Sports Badminton 09 Jan 2018 Gay badminton couple ...

Gay badminton couple enjoy acceptance in India

Published Jan 9, 2018, 3:26 am IST
Updated Jan 9, 2018, 3:26 am IST
Representational image
 Representational image

Chennai: Homosexuality is back on centre stage in India after the decision of the Supreme Court to review the constitutional validity of the law, widely known as section 377, that criminalises gay sex. Although there is a law that forbids gay sex in the country, 2016 Rio Olympics women’s doubles silver medallists Christinna Pedersen and Kamilla Rytter say there has been an overwhelming support for them  in India who know that they are a pair.

Pedersen and Rytter are in India to represent Awadhe Warriors and Ahmedabad Smash Masters respectively in the Premier Badminton League. Pedersen said: “We have got a lot of support from India. Fans who know our story like us. They welcome us. They want to see Kamilla and I play together. I’m really happy about it.”

According to Pedersen, messages of support to the badminton pair have been pouring in ever since they made their eight-year relationship open three months ago. Even fans from Muslim-majority countries such as Indonesia and Malaysia where homosexuality is frowned upon are also sending them messages of love.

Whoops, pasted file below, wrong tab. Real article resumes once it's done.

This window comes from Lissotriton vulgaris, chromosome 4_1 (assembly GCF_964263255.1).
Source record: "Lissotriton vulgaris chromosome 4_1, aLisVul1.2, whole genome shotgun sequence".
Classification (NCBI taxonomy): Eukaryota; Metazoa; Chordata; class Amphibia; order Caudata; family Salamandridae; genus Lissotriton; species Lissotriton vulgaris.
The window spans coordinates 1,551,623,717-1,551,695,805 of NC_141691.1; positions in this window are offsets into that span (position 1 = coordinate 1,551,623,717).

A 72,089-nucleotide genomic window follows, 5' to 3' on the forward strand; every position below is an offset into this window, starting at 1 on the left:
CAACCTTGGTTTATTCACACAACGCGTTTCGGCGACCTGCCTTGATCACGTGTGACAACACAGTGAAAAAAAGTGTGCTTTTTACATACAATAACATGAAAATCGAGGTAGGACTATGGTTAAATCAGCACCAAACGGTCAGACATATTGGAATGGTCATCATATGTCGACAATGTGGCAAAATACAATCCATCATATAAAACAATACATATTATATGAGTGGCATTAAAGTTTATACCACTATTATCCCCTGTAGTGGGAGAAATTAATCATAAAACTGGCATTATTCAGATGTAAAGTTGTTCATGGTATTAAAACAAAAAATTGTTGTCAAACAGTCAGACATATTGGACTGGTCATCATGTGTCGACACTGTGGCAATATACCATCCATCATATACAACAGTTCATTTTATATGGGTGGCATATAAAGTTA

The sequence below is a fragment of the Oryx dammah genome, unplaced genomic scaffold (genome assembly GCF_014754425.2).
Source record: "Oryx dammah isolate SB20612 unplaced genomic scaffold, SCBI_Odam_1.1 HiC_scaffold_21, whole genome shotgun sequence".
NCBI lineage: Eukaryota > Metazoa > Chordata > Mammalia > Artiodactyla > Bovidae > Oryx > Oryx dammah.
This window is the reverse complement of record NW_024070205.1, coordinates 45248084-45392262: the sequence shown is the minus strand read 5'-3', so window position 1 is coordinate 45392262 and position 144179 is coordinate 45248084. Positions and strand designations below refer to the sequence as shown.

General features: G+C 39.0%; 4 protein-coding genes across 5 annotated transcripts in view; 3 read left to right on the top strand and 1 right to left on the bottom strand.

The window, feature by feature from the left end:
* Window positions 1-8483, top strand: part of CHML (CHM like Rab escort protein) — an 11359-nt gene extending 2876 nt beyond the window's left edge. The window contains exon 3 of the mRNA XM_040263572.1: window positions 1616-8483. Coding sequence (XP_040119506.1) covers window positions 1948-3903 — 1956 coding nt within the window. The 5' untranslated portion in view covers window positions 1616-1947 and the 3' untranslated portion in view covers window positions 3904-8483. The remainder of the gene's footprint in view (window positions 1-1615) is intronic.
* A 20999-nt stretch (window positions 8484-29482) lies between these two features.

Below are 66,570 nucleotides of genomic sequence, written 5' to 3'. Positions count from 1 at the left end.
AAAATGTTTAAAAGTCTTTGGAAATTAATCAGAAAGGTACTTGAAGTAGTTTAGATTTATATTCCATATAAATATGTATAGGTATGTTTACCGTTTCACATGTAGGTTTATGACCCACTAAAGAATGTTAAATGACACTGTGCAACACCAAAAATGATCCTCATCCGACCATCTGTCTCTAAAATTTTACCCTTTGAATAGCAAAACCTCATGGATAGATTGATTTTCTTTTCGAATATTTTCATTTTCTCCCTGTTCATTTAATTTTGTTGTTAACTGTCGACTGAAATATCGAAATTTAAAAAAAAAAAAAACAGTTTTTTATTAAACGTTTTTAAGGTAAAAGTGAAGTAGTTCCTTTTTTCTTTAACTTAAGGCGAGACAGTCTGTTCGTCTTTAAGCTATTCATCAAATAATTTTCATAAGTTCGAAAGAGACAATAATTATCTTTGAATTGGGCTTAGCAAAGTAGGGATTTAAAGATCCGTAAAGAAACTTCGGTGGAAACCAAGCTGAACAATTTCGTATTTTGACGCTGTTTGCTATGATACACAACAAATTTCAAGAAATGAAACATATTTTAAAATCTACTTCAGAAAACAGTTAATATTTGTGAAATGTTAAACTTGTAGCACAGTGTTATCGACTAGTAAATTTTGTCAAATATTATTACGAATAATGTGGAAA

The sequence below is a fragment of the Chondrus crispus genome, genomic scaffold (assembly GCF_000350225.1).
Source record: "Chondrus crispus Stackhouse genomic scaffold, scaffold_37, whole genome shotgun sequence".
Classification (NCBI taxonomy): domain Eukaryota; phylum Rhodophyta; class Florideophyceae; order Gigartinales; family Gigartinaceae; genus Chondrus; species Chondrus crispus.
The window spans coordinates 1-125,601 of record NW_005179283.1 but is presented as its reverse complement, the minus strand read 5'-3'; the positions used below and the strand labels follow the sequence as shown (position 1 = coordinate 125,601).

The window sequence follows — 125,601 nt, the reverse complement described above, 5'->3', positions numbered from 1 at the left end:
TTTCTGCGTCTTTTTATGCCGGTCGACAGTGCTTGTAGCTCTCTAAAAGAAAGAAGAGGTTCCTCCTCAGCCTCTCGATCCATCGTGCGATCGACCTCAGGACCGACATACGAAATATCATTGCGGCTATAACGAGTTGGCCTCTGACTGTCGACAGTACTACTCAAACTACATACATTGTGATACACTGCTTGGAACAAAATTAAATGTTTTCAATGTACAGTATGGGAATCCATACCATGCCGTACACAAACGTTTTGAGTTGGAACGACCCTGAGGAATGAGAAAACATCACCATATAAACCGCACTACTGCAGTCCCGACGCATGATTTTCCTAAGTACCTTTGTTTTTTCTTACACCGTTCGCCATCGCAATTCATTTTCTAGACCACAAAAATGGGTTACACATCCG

“I get a big smile on my face when I learn people still want to support me. After we came out, we were ready to change our schedule if some countries didn’t want to allow us play. But it hasn’t happened so far. We are going to play in Indonesia later this month,” Pedersen said.

While it has been smooth sailing for the badminton pair, it is never easy for top men in sport to come out of the closet. Justin Fashanu, the first openly gay footballer in England, committed suicide in 1998 after being accused of assaulting a teenager. In his suicide note, he had mentioned his fear of not getting a fair trial, claiming the sex was consensual. “It’s tougher for men than women. I don’t know the reason. For example, there is no openly gay man in Danish football,” Pedersen said.

Countless stories have been written about Pedersen and Rytter, almost transforming them into some sort of evangelists seeking acceptance for homosexuality. Pedersen isn’t worried about her sexuality overshadowing her badminton. “I’m not tired about talking about our relationship. I’m still the same Christinna. I’m still the badminton player people know me for the last 10 years,” she said.

Pedersen and Rytter, multiple European champions and former world championship runners-up, kept their relationship under wraps not to let it upstage their badminton careers.



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